While catching up on the ol’ twitter feed one of my favorite tweeps (is that still a word we use?) Yong Fook, a serial entrepreneur with some awesome products, shared a post from his blog that spoke to something we’ve been seeing more and more lately: SaaS (Software as a Service) companies with ads using phrases like “Fire your marketing team” or “Fire your developer”. As you can imagine, this kind of messaging does not jive well with us.
Why can’t we all just get along?
SaaS companies, which a lot of time were development companies in origin, seem to be out to get consultants lately. But why? Well to be frank, I think the fault lies squarely on our own shoulders.
Destroying trust, one botched project at a time
We talk to people every day who have been burned by their developer. There is a massive influx of developers (and marketers, and designers, etc) of every skill level, but guess who gets hired the most? Yes, the lowest bidder. Guess who’s bidding the lowest? Not the cream of the crop.
Unfinished projects, poor client management, and the tendency to vanish from the face of the earth has not really done a lot to damage a potential client’s perception of not only the quality of your service, but the quality of your character as well. And these SaaS companies are capitalizing on that like there’s no tomorrow.
“It just works!” – Repetition does not truth make
It’s rallying cry of SaaS companies that want their customers to eschew all ties to their development team, but repeating it over and over does not make it true. Customers see this and think “Well surely they know what they’re talking about!”, after all they built a business on it, right?
The web is a medium with tens of thousands of variables present in every interaction- server architecture, software platform, every node between you, the DNS, and the server, your own computer, browser, operating system, etc.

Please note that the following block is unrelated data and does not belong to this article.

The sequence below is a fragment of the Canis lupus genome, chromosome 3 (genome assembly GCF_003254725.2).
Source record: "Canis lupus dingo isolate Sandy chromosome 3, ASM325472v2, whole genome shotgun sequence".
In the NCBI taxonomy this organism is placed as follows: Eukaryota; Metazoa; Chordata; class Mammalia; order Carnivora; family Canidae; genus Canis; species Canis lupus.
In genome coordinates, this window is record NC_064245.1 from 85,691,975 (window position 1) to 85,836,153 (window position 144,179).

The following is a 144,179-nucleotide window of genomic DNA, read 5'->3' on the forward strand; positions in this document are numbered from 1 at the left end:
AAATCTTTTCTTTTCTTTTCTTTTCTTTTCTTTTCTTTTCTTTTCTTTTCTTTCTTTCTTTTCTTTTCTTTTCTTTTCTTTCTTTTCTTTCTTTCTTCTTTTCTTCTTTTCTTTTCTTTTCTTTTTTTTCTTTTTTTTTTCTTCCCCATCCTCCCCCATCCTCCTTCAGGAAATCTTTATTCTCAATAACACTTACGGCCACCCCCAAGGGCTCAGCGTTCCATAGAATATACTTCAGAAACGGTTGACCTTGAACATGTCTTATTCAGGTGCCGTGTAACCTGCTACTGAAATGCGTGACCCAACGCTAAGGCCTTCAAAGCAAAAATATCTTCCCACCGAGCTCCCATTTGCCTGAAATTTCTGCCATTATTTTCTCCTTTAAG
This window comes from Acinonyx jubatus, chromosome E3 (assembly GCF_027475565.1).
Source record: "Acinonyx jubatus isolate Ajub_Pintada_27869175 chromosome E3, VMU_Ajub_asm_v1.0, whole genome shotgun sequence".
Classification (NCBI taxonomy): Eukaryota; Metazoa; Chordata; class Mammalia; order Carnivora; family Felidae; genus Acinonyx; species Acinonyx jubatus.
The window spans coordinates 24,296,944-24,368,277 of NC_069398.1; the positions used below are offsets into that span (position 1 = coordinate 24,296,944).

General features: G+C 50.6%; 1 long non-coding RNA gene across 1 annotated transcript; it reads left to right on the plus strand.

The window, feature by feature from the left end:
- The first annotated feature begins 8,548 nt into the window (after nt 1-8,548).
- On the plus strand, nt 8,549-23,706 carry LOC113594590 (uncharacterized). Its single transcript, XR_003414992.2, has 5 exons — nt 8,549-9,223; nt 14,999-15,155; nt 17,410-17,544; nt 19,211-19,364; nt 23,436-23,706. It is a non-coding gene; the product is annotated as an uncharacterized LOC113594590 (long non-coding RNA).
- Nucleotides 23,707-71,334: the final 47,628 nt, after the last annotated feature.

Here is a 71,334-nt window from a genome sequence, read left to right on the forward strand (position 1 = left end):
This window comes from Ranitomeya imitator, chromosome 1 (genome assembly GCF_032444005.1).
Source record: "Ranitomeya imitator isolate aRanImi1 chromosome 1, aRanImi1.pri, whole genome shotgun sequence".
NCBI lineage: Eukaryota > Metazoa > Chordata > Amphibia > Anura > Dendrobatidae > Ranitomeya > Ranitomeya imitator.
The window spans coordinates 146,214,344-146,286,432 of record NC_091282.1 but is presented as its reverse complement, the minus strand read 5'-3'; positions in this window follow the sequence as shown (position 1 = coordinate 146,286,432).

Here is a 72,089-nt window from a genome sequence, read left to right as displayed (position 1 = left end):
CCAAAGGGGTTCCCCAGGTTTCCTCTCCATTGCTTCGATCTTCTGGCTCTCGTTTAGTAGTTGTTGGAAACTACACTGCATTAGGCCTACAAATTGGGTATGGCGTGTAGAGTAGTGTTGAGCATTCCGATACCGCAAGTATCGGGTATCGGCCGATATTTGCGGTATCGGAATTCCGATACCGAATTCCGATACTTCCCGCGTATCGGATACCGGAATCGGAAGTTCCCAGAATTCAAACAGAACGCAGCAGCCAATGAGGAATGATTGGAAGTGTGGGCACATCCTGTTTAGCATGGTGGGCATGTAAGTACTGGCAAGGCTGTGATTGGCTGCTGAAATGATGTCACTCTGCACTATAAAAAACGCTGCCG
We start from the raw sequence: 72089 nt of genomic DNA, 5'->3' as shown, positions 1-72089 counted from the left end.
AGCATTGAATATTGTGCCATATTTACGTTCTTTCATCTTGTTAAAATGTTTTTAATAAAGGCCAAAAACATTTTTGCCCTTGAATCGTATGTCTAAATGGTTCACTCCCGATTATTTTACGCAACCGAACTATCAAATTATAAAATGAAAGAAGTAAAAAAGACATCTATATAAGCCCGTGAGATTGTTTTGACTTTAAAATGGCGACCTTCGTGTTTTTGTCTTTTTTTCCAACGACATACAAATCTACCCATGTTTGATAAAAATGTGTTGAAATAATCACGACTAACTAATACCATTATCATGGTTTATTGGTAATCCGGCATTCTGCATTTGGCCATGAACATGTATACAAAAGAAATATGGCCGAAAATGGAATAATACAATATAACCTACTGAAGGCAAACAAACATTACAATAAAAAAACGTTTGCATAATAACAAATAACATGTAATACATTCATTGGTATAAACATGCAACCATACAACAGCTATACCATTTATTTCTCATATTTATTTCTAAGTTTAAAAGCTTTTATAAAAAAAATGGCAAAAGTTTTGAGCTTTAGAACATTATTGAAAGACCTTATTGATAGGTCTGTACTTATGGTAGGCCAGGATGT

This is the perfect storm. Fear and respect those who plumb its murky depths.
And confused customers abound
So where does this leave us?
- We have customers who have had bad developer experiences putting their lot in with the SaaS company
- A SaaS company that dangerously over promises the flexibility of their platform
- A lot of arduous phone calls, live chats, and general back pedaling until finally…
- Compromise (noun): a solution in which none of the participating parties are satisfied
When it comes to providing our mutual customers with the best possible solution and experience, there’s no escaping the fact that we all need to get along.
Our powers combined
Ever seen a SaaS company and developer work together in the interests of their mutual customer? It’s a beautiful thing. I understand that straw man attacks with just a hint of confirmation bias are a time honored sales tactic, but positive reinforcement will always win out.
There are so many great SaaS platforms out there doing amazing things for their customers by embracing the developer community and creating an environment where both businesses thrive.
So come on, lets all stop and reflect on the truth of the situation- we’re better together.